MB State of Mind
As a former actor on General Hospital and Days of Our Lives, I have been very open about my mental health journey and my experience with anxiety and bipolar disorder, as well as my recovery from alcoholism. Today, I regularly see a psychiatrist and a therapist and take medications to help treat my mental health conditions.
But before I took the leap to recovery, I struggled with my mental health. My addiction to alcohol contributed to losing my jobs on General Hospital and Days of Our Lives—no one else is to blame. I suffered from delirium tremens, the most severe form of alcohol withdrawal, and almost died after falling and hitting my head on a bathtub. I spent my recovery living with a family member in Ohio.
At the height of the COVID-19 pandemic, I would sometimes fall back into some similar habits that stemmed from managing my bipolar disorder and recovery from alcohol abuse. I was essentially shielded from the outside world. Being isolated allowed the mania associated with my bipolar disorder to come into full effect, and I wasn’t able to stop it. Over and over again, I would live an entire day and never be satisfied with what I would accomplish.
My only real contact with others during this time was through my 30-minute telehealth phone appointment, during which my therapist had no clue that I wasn’t taking care of myself. Just as I would act on television, I would act through my telehealth appointment.Actor Portrayal - Shutterstock
Eventually, I saw the light, and I was in a fortunate enough position to be able to get the help I truly needed for my mental health and sobriety. I committed to an inpatient program where I could not fake it in front of my doctors. Once face to face, they helped me begin recovery and get my life back on track.
I’m fortunate that I was able to dedicate the time and resources to receive the proper care I needed with a group of doctors in person. But I also think it’s just as important to recognize the impact COVID-19 has had on our ability to receive in-person care.
COVID-19 affected the way the healthcare industry operates, along with the lifeline and ease telehealth has brought many people who previously struggled to access in-person appointments. However, I also would like others to acknowledge how telehealth care is not always the best long-term solution for many people, myself included, due to the persisting impact that mental health treatment can potentially have on a person.
Even during video calls, telehealth can make it more difficult for my psychiatrist to properly assess my behavioral changes—or to notice them. And as an actor and a person who struggles with mental health, sitting directly in front of my psychiatrist helps push me to be real in an appointment like I used to. While being able to receive care from the comfort of my own home via telehealth is convenient, I do not feel it should completely replace face-to-face care.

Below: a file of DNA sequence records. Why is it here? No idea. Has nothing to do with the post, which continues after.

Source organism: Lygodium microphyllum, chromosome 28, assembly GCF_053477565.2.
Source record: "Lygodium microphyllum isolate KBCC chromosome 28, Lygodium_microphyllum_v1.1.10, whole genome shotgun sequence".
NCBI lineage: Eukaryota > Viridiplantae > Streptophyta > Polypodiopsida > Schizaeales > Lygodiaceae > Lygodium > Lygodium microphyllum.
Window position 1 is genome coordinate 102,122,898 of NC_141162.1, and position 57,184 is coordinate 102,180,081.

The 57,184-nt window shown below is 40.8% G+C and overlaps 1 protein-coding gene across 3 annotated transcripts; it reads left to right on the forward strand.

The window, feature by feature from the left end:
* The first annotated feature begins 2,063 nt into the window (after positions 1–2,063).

Being authentic and open with my psychiatrist has been an important component of my recovery process, to ensure that I don’t relapse and to track my progress with my mental health journey.
I also feel it’s important for my psychiatrist to see me in person to monitor whether I begin to develop mild or moderate body movements, called tardive dyskinesia (TD), associated with taking antipsychotics to treat my mental health conditions. TD is a condition in which people taking antipsychotics for a few months can experience uncontrollable movements in different parts of their bodies. Even mild movements from TD could also have emotional and social consequences.* I recognize how these movements could affect those in other careers or stages of life, including my own.
I’m fortunate to live in a state where I am able to see my health care provider for an in-person appointment, allowing me to receive a physical examination and have honest conversations on a regular basis. Not receiving physical screenings could deter someone from receiving proper care or even a diagnosis. I can confidently say that receiving in-person care is one of the main reasons I am living the life I am today.
I encourage those who struggle with mental health conditions to educate themselves on not only the potential benefits and risks of antipsychotics, but also the different methods of receiving treatment. If you feel like you are not receiving the most from telehealth treatment, do not be afraid to advocate for yourself and voice any concerns. Telehealth should complement, not replace, face-to-face care. Depending on your medical history, receiving a proper screening for TD in person every few months is an important step for healthcare providers to fully evaluate your health. My hope is that as we continue to emerge from the effects of the COVID-19 pandemic, we recognize the challenges telehealth can involve for people with complex health needs.
To learn more about TD and how prolonged the use of certain mental health medicines (antipsychotics) may be associated with uncontrollable body movements, visit TalkAboutTD.com for resources.
*Results based on a survey of 397 people diagnosed with TD (n=173) or suspected of having TD (n=224) who were asked the following question: “Tardive dyskinesia may impact you in many different ways. To what extent has tardive dyskinesia impacted you in each of the following areas?” Answers ranged on a scale of 1 (not impacted at all) to 7 (extremely impacted).